Identity Theft FAQ

How can my identity be stolen?

There are actually a number of very simple ways thieves can steal enough personal data from you to compromise your identity, and these include:

1) Stealing your wallet / purse / briefcase

2) Intercepting your mail & email

3) Collecting your trash to steal any documents you have thrown away without shredding, such as bank statements, cell phone bills or wage slips.

4) Phone/Mail Scams – fraudsters will use the telephone, email and mail systems to try and con you into revealing your personal data to them directly. One trick is to pose as legitimate organizations and ask you to confirm your account information.

5) Shoulder Surfing – this basically means thieves stand behind you when you are putting in your PIN number or logging into your online accounts on a public Internet computer. They memorize your details so that they can access your accounts later on.

Thieves also have a number of very sophisticated methods of stealing personal information such as:

a) Thieves can pose as official creditors, lenders or landlords to obtain a copy of your consumer credit report, which they can then use to gain access to your credit history details.

b) Malware – there are over a dozen different types of malware programs that can be used by hackers to infiltrate your computer to gain access to the personal data it contains. One example is keyloggers, which record all of your keystrokes as you sign in to your online email and banking accounts, so that thieves can steal your passwords and login information.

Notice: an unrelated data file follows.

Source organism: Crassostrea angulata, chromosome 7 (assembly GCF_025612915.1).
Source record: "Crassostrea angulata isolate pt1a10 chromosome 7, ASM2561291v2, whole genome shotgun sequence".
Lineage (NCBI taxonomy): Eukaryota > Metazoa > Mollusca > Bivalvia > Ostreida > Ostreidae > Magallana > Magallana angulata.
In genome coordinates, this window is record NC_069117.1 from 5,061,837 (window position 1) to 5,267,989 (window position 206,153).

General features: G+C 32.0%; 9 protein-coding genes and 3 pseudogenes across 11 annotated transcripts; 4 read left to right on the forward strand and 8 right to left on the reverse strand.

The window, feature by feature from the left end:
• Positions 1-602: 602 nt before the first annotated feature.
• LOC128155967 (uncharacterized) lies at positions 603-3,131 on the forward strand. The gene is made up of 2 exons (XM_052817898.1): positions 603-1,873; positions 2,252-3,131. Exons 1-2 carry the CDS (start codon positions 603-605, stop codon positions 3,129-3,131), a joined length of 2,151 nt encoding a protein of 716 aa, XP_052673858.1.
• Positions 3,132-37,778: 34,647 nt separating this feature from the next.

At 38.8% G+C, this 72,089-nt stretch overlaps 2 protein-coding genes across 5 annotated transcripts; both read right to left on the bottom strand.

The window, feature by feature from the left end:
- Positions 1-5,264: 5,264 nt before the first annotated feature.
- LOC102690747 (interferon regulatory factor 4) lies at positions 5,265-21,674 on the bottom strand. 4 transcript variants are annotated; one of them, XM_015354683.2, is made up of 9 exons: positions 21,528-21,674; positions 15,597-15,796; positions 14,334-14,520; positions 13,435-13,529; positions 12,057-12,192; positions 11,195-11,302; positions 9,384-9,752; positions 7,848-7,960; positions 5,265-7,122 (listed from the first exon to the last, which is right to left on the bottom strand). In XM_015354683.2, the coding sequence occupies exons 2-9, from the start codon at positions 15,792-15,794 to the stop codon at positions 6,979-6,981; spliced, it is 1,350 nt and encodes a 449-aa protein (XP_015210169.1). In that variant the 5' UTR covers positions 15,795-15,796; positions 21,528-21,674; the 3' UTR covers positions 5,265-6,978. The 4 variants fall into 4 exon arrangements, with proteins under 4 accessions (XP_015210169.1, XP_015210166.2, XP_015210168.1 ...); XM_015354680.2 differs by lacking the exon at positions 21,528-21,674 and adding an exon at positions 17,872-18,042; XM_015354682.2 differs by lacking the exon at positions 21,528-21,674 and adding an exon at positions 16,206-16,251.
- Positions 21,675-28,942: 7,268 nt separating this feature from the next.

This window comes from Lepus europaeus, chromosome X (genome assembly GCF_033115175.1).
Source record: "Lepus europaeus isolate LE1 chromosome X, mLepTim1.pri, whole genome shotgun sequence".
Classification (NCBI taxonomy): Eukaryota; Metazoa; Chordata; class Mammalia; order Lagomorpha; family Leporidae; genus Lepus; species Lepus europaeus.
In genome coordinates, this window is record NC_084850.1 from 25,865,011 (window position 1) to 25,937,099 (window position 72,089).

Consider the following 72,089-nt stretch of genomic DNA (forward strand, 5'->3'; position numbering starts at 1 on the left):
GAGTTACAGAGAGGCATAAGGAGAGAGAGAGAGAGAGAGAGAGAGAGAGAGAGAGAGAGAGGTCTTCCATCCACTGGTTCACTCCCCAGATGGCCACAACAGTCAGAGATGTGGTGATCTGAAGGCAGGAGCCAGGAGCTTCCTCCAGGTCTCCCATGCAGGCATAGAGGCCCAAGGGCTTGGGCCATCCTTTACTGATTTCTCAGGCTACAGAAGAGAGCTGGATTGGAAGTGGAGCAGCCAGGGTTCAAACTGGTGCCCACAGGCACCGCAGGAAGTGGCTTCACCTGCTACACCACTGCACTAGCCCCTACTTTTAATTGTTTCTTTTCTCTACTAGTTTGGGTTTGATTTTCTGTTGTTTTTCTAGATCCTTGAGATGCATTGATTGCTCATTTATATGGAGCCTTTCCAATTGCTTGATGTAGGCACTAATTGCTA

c) Data breaching – thieves can target business databanks and steal thousands of customers’ information in one hit. They can either do this by hacking in to online databanks or by infiltrating the organization under the guise of an employee (or by bribing an existing employee) and stealing information directly.

How can I protect myself from identity theft?

There is no 100% protection from identity theft, but you can reduce the risks by taking a number of common sense steps to protect your data. Stolen identities can cost victims a lot of time and money to resolve, so you should treat your personal information as you would any other valuable commodity. Also, you can take the following steps to safeguard it:

1) Never carry important identifying documents around with you unless absolutely unnecessary, such as your SSN number, passport or drivers license.

2) Don’t use checks – checks come printed with your name and account numbers, and if thieves steal your check book, they will have instant access to your checking account information and will be able to start writing checks immediately before you can take any action. Use plastic cards instead, as although these show your name, they only show the card number itself and not your main account details, and they contain an extra layer of protection in the PIN number and instant electronic canceling. This means that you can phone your card provider as soon as you realize your card is missing and get them to cancel the number so that no one can use it to process any more payments. However, cash is still the safest form of payment.

3) Be vigilant with your mail, and check that you receive each of your bills and statements every month. If you are missing one, call the provider immediately to see if it has been issued, and also to check if they still have your correct address, (as thieves can intercept your mail and change you account addresses using the tear off slip so that they can divert your bills). If you do suspect your mail is being tampered with, report it immediately, and in the meantime make sure you get any important documents sent to the post office and pick them up in person.

4) Monitor your credit report carefully as this can help you spot any fraudulently applications for credit made in your name. You can request free copies of your report from the three main credit bureaus: Equifax, Experian, TransUnion.

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